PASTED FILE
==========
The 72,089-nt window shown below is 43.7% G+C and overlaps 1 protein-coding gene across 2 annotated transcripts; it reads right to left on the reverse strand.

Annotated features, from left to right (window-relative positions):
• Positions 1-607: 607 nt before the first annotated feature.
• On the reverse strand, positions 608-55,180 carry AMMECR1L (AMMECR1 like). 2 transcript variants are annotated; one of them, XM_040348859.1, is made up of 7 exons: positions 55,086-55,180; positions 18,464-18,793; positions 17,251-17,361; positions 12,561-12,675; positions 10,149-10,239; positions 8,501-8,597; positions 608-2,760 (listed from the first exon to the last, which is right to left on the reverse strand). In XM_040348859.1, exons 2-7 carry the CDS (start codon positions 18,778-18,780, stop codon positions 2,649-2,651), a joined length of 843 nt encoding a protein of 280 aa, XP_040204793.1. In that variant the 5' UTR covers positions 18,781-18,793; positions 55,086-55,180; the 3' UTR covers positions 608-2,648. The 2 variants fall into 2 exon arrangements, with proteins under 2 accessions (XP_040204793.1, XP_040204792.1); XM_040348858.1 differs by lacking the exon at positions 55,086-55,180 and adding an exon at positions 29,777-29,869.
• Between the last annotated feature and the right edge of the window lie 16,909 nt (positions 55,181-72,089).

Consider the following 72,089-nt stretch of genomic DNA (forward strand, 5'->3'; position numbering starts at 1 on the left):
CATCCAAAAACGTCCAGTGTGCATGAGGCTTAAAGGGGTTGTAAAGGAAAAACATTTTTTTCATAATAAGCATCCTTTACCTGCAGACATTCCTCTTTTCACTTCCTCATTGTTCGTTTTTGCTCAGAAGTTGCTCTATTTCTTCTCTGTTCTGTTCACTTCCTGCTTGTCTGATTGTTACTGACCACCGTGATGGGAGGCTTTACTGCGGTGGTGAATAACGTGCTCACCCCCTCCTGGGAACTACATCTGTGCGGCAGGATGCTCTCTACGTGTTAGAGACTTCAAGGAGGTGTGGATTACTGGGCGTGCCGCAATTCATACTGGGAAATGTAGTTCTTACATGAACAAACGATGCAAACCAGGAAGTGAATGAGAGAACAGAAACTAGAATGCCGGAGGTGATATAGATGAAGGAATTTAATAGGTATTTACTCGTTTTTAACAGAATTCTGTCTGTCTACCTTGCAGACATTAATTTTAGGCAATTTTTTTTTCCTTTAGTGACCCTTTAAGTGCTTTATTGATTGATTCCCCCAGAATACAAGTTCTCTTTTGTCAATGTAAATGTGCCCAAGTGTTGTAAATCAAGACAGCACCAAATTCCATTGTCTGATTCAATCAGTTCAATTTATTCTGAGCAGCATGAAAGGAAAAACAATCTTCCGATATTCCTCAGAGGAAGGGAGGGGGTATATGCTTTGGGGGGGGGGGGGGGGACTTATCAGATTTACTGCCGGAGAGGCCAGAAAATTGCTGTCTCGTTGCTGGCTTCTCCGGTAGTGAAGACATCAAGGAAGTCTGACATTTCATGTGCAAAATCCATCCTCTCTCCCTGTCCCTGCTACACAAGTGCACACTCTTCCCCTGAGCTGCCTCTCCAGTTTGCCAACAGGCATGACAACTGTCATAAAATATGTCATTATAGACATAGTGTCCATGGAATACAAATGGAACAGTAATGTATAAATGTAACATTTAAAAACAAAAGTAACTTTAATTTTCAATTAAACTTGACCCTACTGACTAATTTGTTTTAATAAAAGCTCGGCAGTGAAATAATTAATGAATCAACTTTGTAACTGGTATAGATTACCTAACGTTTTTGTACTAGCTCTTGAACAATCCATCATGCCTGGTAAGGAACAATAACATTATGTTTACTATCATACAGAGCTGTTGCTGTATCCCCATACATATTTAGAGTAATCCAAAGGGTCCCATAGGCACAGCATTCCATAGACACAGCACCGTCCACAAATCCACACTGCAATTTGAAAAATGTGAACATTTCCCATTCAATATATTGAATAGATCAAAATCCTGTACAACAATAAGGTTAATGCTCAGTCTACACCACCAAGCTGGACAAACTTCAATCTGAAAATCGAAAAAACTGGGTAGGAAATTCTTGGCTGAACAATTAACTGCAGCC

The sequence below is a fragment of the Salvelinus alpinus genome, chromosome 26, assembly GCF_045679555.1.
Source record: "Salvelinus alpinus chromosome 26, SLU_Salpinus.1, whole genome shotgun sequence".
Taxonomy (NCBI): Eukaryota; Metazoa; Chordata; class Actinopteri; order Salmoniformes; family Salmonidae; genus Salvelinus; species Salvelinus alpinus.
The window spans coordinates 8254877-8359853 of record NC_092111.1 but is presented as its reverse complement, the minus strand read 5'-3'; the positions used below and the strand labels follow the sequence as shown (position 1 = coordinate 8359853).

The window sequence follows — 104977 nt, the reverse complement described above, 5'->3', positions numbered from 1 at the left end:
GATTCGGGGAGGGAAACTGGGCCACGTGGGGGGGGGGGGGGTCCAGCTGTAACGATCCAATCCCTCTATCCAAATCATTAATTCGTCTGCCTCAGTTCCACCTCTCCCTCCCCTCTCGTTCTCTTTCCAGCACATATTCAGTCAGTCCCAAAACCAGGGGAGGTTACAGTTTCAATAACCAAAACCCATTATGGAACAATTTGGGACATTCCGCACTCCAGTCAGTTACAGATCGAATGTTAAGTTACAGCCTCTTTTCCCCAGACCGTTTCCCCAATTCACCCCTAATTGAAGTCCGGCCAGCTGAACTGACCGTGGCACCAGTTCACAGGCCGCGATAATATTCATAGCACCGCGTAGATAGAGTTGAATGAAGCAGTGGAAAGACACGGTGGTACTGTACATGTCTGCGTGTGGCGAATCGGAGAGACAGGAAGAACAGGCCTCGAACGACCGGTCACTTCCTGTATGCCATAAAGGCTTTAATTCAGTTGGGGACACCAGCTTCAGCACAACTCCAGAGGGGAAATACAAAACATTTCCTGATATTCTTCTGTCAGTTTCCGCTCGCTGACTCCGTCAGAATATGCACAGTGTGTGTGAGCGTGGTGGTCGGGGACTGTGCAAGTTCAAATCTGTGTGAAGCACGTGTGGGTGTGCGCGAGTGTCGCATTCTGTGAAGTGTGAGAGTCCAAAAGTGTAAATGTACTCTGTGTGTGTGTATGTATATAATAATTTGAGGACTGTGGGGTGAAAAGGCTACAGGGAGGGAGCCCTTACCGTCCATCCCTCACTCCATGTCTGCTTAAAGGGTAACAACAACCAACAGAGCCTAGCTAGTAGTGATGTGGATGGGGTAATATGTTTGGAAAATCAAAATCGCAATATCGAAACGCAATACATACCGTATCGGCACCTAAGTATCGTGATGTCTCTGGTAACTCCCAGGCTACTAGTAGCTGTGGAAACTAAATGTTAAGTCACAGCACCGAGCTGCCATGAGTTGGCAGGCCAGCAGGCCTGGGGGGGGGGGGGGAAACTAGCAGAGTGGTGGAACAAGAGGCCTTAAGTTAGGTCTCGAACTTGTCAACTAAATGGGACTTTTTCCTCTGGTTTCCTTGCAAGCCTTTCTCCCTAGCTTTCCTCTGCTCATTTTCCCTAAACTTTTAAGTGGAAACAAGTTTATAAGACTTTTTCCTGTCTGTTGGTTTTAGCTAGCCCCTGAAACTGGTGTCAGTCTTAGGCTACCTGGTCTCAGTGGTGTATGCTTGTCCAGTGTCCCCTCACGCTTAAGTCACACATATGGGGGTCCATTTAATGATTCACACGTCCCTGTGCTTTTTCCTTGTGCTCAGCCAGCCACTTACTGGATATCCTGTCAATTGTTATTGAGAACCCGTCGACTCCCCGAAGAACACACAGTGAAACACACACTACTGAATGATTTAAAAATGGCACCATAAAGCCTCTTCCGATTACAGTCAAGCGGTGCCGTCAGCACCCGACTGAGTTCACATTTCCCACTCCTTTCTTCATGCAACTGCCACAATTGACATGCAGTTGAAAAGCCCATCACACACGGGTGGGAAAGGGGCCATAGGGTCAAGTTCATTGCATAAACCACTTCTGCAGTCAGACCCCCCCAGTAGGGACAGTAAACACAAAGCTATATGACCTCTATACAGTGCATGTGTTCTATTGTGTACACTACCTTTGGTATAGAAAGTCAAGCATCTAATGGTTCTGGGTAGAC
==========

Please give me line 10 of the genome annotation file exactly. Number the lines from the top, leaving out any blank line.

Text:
Taxonomy (NCBI): Eukaryota; Metazoa; Chordata; class Actinopteri; order Salmoniformes; family Salmonidae; genus Salvelinus; species Salvelinus alpinus.